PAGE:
test the independent contribution of TAQ in explaining variation in THI scores relative to HADS. To examine whether acceptance mediated the association between self-rated loudness of tinnitus and tinnitus severity (see Fig. 1), mediation analysis using regression was performed and the indirect effect was formally tested with a bootstrapped extension of the Sobel test (see for further details, Preacher & Hayes 2004, 2008). The Sobel test examines whether the crossproduct of a and b paths (ab-product; see Fig. 1) in mediation analysis is significantly different from zero by dividing the point estimate of the product with its standard error. As the product of two random variables are only normally distributed in rare cases and given that the traditional Sobel test relies on normal theory assumptions, resampling methods (i.e., bootstrapping) are often recommended to test whether the ab-product is significantly different from zero in finite samples (Preacher & Hayes 2004, 2008). In the current bootstrap extension of the Sobel test, the point estimate of the ab-product is the mean of the ab-estimates calculated in each of 5000 random samples, and the empirical distribution of estimates are used to calculate a standard error and a bias-corrected confidence interval (CI) for hypothesis testing of the point estimate. If the upper limit (UL) and lower limit (LL) of the bootstrapped bias-corrected CI (95%) does not contain zero, the indirect effect is significantly different from zero at the specified alpha level (i.e., 0.05).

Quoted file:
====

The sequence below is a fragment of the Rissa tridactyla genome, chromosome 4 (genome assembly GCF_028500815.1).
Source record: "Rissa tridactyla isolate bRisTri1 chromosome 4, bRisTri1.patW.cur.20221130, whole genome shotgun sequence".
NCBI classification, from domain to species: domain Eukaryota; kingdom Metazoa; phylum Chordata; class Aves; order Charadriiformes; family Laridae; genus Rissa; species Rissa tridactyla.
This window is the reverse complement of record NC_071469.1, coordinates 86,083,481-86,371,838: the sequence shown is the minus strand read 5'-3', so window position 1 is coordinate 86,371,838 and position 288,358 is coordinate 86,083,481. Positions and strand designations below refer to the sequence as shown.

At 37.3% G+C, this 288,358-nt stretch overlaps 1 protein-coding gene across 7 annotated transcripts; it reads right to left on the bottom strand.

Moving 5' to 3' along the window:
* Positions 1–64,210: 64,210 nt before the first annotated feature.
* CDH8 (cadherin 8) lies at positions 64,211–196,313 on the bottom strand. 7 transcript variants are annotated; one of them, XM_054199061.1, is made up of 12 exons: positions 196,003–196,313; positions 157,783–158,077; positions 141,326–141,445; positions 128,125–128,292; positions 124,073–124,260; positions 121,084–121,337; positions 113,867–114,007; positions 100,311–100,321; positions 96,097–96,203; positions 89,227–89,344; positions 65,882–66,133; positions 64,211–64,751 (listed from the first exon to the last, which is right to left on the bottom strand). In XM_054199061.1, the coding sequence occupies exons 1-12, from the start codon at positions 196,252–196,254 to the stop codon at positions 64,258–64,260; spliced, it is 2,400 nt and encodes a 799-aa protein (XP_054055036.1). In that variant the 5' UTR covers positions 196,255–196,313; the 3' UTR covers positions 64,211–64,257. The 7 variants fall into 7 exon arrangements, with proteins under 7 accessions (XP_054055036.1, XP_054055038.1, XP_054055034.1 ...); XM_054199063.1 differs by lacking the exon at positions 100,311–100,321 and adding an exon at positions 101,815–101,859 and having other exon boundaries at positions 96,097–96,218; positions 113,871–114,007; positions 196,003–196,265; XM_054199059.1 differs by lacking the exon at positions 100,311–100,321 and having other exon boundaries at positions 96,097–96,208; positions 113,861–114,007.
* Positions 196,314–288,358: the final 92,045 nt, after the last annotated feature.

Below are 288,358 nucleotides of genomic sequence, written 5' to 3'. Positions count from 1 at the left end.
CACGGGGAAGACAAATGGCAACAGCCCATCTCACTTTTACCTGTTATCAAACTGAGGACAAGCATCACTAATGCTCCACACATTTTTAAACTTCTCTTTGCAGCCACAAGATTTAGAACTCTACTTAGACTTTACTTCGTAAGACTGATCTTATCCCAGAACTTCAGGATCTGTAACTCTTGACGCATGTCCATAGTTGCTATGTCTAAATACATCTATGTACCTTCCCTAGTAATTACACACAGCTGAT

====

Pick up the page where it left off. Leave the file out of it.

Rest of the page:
RESULTS Descriptive Statistics The sample included in the present study consisted of 362 participants, of which 52% were men. Mean age was 59.6 years (SD  =  11.6). About half of the participants were employed, 49.6%, or retired, 42% (long-term sick leave, 3.9%, student/ other, 4.5%). Average length of time with tinnitus was 12.5 years (SD = 9.4). About half of the participants reported hearing tinnitus in both ears/head, 45.4% (left, 33.8%, right, 20.8%). A significant proportion reported that tinnitus changed in pitch, location, and character (fluctuating tinnitus: “Does your tinnitus change in terms of pitch, level and/or character?”), 91.3%, that they were sensitive to everyday sounds (noise sensitivity: “Are you sensitive to everyday sounds?”), 83.5%, and that they had hearing problems, 78.9% (hearing problems: “Do you have any hearing difficulties?”). Average self-rated loudness of tinnitus, as rated on a Likert-like scale from 0 to 100, was 54.7 (SD  =  22.5). About half experienced more than one tinnitus sound, 43.9%, and reported problems with dizziness, 51.5%. Some participants had missing data at the item level on the psychometrically examined self-report measurements (TAQ, HADS, and THI). We calculated a score on these measures if the missing items did not exceed 20% of the items in the scale. Missing items were in these cases replaced with the mean of the item responses from the individual on that scale. Results from correlation analyses of scores on measures of acceptance of tinnitus (TAQ), depression, anxiety symptoms (HADS), and tinnitus severity (THI) and descriptive statistics for these variables are shown in Table  1. All primary study variables were significantly correlated in the expected directions. The TAQ displayed the strongest zero-order correlation with tinnitus severity (r  =  −0.74). Greater acceptance was associated with less tinnitus severity, as well as less severe anxiety and depression symptoms.